7-Tesla MRI: Pioneering use for patient care

Dec. 11, 2018

The clinical use of 7-Tesla MRI enhances Mayo Clinic's ability to manage epilepsy, certain brain and peripheral nerve tumors, and other neurological disorders. Mayo Clinic was the first center in North America to use clinical 7-Tesla MRI, after the Food and Drug Administration (FDA) approved the system in late 2017.

"The contrast and detail in particular clinical applications is exquisite," says Kimberly K. Amrami, M.D., a radiologist at Mayo Clinic in Rochester, Minnesota. "We're putting a lot of effort into developing usable, consistent protocols to apply this technology to a broad group of patients. Mayo Clinic's goal is to make 7-Tesla MRI a tool that will solve problems for our patients."

The FDA approval covers clinical use of 7-Tesla MRI scans of the knee and brain. Mayo Clinic is using the system in selected patients to image peripheral nerves in the knee, to visualize tumors, microhemorrhages and multiple sclerosis (MS) lesions, and to locate seizure-origin sites in people with drug-resistant focal epilepsy. For that type of epilepsy, surgical resection is often curative when structural lesions are well-defined on MRI — but surgery is much less successful in patients with normal imaging.

"The 7-Tesla MRI has demonstrated its potential to uncover abnormalities that aren't detected using MRI with lower magnet strengths. Patients with drug-resistant focal epilepsy who have a normal 1.5-Tesla or 3-Tesla MRI and who are considering surgical resection should have a 7-Tesla MRI," says Gregory A. Worrell, M.D., Ph.D., a neurologist at Mayo Clinic's campus in Minnesota. "The 7-Tesla MRI might also benefit patients who are being considered for the implantation of intracranial electrodes for brain stimulation."

Defining characteristics

The 7-Tesla MRI provides enhanced detail in cortical imaging, reducing blurring between gray and white matter. "Since the signal to noise ratio is more than doubled, what is invisible or a little ambiguous in a 3-Tesla MRI can be much more clearly defined on the 7-Tesla system," Dr. Amrami says.

As a result, small MS plaques and their relationship to cerebral veins are more clearly visible on 7-Tesla MRI, facilitating earlier diagnosis. In addition, the stronger magnetic field enhances the prominence of magnetic susceptibility effects, which can be useful in the diagnosis of tiny intracranial bleeds or other diseases of cerebral blood vessels.

"With the 7-Tesla MRI, we can detect subtle traumatic brain injury or tiny hemorrhages caused by hypertension or amyloid angiopathy that would be difficult or impossible to see on other scanners," says Kirk M. Welker, M.D., a neuroradiologist at Mayo Clinic's campus in Minnesota.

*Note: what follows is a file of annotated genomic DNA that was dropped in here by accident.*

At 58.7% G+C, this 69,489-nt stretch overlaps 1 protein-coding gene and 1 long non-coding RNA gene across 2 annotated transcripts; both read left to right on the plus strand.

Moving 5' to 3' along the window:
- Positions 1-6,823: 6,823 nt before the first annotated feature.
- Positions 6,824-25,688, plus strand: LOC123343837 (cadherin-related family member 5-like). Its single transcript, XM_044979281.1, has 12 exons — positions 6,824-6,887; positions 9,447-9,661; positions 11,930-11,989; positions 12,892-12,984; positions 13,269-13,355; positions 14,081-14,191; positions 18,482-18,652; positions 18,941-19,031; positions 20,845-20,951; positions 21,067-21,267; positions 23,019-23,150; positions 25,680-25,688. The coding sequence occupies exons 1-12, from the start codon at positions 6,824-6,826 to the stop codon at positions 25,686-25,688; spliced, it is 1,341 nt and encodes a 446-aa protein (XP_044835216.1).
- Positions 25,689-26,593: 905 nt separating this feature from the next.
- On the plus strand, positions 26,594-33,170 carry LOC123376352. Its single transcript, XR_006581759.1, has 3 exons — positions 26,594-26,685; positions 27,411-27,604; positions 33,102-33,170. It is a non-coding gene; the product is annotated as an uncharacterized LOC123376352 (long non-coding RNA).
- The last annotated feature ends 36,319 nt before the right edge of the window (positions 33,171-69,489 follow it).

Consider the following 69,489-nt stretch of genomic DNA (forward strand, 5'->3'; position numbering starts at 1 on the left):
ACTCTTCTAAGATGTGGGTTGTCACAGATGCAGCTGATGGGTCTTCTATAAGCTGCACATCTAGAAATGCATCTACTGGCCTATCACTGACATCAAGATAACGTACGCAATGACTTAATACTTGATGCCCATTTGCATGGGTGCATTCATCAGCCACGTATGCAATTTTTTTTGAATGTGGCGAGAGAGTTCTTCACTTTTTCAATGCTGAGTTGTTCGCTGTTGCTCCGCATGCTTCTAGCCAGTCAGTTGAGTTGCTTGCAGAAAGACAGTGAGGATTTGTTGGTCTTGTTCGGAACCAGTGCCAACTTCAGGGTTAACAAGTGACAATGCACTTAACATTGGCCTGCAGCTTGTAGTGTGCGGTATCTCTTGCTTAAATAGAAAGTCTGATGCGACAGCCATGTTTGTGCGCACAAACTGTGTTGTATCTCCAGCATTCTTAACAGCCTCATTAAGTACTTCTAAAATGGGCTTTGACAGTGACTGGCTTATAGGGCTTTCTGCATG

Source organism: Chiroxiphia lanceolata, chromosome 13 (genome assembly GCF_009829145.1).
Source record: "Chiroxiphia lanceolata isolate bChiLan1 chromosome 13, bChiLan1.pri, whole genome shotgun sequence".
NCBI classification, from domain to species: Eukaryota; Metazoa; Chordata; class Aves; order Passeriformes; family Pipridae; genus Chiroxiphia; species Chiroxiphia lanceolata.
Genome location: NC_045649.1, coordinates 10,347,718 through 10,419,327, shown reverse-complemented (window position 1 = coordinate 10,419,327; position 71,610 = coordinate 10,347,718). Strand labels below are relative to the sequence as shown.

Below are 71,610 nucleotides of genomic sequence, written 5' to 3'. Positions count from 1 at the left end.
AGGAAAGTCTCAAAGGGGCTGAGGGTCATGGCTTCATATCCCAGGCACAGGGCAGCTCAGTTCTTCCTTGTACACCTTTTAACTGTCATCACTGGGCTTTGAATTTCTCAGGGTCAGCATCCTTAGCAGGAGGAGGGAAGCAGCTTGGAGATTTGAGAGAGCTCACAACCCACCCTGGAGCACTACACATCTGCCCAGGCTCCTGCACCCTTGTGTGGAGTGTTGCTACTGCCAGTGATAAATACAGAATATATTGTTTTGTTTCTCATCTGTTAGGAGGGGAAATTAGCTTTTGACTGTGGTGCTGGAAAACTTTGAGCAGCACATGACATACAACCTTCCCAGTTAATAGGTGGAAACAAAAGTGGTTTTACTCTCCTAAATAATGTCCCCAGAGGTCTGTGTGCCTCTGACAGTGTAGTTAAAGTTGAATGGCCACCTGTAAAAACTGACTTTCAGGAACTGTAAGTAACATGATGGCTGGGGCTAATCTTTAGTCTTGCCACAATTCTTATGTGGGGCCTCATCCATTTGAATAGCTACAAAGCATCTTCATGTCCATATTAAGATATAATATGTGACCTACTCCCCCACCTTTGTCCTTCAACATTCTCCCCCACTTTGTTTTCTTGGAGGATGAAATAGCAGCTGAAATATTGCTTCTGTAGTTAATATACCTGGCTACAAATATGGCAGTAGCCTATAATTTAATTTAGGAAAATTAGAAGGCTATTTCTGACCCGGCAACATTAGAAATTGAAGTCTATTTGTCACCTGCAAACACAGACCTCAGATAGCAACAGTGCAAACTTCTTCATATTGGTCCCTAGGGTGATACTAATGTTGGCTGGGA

Functional MRI is similarly enhanced. "Detecting small changes in brain blood flow is much easier at 7 Tesla and allows us to generate more-accurate functional maps to avoid injuring critical brain areas during tumor removal or seizure surgery," Dr. Welker says.

When used to image the knee, 7-Tesla MRI can guide decision-making for peripheral nerve surgery. "At 7-Tesla strength, we can start to see individual nerve bundles, which is very useful if a problem doesn't affect an entire nerve," Dr. Amrami says. "When a cyst is associated with the nerve coming from the knee or superior tibiofibular joint, we can actually see the joint connection and the tiny nerve that innervates the joint much better than at 3 Tesla."

The 7-Tesla system is less suitable for imaging certain structures near the skull base, such as the inferior temporal lobes, pituitary gland or internal auditory canal. "Bone and air in the skull base cause a greater degree of imaging artifact at 7 Tesla than at lower field strengths," Dr. Welker says. "Our medical physicists are investigating potential solutions to these problems so they may be less of a concern in the future." In addition, safety constraints for implanted metal objects in the body are much greater for 7-Tesla MRI.

A leader in neuroimaging

Mayo Clinic has a distinguished history of imaging. In 1973, Mayo Clinic was the first center in North America to use CT. Mayo was an early adopter of MRI and the first center in the United States to use clinical 3-Tesla MRI, as well as a leader in the use of positron emission tomography.

"We're now exploring ways to expand our use of 7 Tesla to improve patient care," Dr. Amrami says. "The 7-Tesla system is unique among our 40 MRI scanners, and provides us with an exciting new set of capabilities for diagnosing disease. We're actively working to learn which groups of patients stand to benefit the most from a 7-Tesla scan."